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Lotus Lantern Walk: Light Up the Night

November 18, 2022 @ 6:30 pm 8:00 pm EST

As the days shorten and the nights get longer, the Lotus Lantern & Luminaria Program is an initiative to bring the glow of lanterns to our community and to shine a light on those working to address food and housing insecurity in Bloomington. We celebrate lantern traditions from around the world, and this year, we’ll be making Egyptian paper lanterns. Each event in this program is also an item/fundraising drive for the organization we’re spotlighting — Beacon, Inc. Beacon has six major programs in Bloomington, which together help people in poverty not only survive but thrive: Shalom Center, Phil’s Kitchen, Friends Place, Street Outreach, Rapid Re-housing, and Crawford Homes. Their crucial work is very much like a lantern in our community, lighting the way. 

We are hosting five public lantern-making workshops (registration required) & item drives for Beacon, Inc in November. Our series of Lantern Workshops culminates in the Lotus Lantern Walk around Bloomington on November 18 from 6:00 p.m – 8:00 p.m. All are welcome to attend the Lantern Walk ( no registration required) and to bring any items to donate to Beacon, Inc. from their Wish List below that evening as well. Workshops are:

Workshop space is limited, so sign-up is required. (Click dates above for Eventbrite sign-up.) If attending a workshop or the Lantern Walk, please bring an item or items from Beacon’s Wish List below. 

  • Boots – male & female adults
  • Gloves & Winter Hats – adult  
  • Sleeping Bags & Blankets
  • Tents & Tarps
  • Backpacks & Rolling Suitcases
  • Thermal Underwear & Jeans – adults
  • Sweatpants & Sweatshirts – adults
  • Deodorant & Razors
  • Toothpaste & Toothbrushes
  • Shampoo & Body wash
  • Laundry soap – liquid
  • Socks, especially wool
  • Rain Ponchos & Umbrellas
  • Towels & Wash Cloths
  • Over-the-Counter Medications (pain relief, cold & flu, allergy, heartburn)
  • Coffee & Tea
  • Simple first aid supplies (band aids, alcohol wipes, antibiotic ointment)

*Beacon requests travel size toiletry items when possible, but family size are also certainly welcome.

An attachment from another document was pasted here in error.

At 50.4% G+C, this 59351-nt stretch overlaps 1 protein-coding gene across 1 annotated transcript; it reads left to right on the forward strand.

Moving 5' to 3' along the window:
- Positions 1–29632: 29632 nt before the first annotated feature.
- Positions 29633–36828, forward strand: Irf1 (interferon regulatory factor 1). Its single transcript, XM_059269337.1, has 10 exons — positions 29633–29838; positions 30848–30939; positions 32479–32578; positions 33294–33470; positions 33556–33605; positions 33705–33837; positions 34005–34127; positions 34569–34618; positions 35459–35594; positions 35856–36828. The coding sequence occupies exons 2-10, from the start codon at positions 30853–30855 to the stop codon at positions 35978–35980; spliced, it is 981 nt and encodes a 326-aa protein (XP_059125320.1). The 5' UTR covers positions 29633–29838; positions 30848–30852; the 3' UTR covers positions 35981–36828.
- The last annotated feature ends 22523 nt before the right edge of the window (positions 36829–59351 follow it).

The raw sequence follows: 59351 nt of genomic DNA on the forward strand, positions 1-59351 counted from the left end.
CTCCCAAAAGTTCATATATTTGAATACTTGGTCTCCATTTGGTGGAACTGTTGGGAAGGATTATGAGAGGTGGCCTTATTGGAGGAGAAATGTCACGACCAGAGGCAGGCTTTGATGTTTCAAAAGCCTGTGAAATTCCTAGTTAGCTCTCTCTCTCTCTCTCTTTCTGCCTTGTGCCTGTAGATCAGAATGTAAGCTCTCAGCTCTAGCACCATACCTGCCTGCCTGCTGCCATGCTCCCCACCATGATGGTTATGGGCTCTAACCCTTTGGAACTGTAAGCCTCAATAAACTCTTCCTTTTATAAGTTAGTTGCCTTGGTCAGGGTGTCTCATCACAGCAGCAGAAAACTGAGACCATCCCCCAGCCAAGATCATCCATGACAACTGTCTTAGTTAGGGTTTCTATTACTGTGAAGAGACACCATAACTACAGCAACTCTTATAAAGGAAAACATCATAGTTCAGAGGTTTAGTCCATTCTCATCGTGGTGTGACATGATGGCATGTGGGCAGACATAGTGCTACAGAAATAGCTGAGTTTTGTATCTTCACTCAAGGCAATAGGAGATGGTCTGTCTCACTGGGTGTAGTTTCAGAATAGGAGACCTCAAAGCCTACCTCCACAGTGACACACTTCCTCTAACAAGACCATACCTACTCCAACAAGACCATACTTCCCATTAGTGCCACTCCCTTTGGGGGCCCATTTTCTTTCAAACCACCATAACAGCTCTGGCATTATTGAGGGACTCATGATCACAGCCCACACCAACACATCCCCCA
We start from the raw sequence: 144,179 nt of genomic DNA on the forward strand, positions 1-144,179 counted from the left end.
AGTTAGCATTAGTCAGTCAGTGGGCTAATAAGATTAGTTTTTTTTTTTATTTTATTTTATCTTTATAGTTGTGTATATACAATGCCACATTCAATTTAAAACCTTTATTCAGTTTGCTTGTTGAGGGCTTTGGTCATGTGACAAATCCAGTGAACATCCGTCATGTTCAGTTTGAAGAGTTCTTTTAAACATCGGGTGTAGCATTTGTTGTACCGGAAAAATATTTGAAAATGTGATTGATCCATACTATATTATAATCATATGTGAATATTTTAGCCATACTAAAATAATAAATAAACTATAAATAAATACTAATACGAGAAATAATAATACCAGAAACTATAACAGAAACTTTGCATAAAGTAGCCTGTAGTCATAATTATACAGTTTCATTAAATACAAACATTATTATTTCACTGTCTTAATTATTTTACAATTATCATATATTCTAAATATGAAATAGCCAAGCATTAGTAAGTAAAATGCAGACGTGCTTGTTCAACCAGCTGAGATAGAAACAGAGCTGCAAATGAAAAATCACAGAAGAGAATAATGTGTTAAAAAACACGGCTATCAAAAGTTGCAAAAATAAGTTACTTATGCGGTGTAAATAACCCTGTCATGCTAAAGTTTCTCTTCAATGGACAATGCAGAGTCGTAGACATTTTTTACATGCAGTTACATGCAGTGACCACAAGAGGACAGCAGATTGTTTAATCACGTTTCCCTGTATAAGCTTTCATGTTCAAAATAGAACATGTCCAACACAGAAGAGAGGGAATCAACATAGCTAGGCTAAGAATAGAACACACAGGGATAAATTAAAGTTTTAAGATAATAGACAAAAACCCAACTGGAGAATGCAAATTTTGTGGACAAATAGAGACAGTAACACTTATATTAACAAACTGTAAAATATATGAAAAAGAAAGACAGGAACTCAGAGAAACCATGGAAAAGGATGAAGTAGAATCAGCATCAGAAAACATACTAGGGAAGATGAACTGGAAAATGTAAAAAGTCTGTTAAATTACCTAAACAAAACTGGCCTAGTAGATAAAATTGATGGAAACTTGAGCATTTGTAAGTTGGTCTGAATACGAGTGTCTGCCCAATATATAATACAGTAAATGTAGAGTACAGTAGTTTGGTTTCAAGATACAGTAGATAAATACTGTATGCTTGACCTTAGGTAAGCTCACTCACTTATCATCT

You can also make monetary donations to Beacon, Inc here. Please write ‘Lotus’ in the note of your donation.

About the Lantern Walk: 

During the Lantern Walk, people who have built a lantern will be invited on a walk that begins at the Lotus Firebay, where they can pick up a free LED tea light candle. From the Lotus Firebay, we’ll head to the B-line, and continue to the Showers Plaza. We’ll circle around and stop for a communal singing of a couple of lantern songs. We’ll then head back to the Lotus Firebay doors for some hot chocolate. 

You can go here to check out the lantern walk songs that are part of our Bloomington tradition: https://www.lotusfest.org/lotus-lantern-walk-music/. We invite you to learn these songs, whose melodies are pretty simple. When you join the lantern walk, a lead will begin the songs, for everyone who knows them to join in. You can print these songs out to bring with you, or just to learn them. We’ll also have a few paper copies on hand.

Lantern Walks are a common part of several different cultural traditions. In the Netherlands, Germany, and Austria, people celebrate Martinmas (named in honor of St. Martin), by walking with their lanterns and singing songs about the light their lanterns are giving off. Martinmas is celebrated on or around November 11, and although once a religious holiday, today it is a secular celebration for many lantern enthusiasts.

On the Chinese Lunar New Year, which happens in late January to early February, people celebrate with fireworks and parades that include vibrant lanterns, floats, and dragon and lion dances. Although the red lanterns are iconic, there are many different kinds of paper lanterns created for the Lunar New Year celebration.

The tradition of luminarias comes from Mexico. They were originally small fires lit to find the way, for example, as the Pueblo Indians in New Mexico have done for many years outside their homes, to light their way to church on Christmas Eve. More recently, the tradition has involved brown or white paper bags, with some sand to weigh them down and a candle placed in the sand, often with a design created on the bag to let a figure shine through.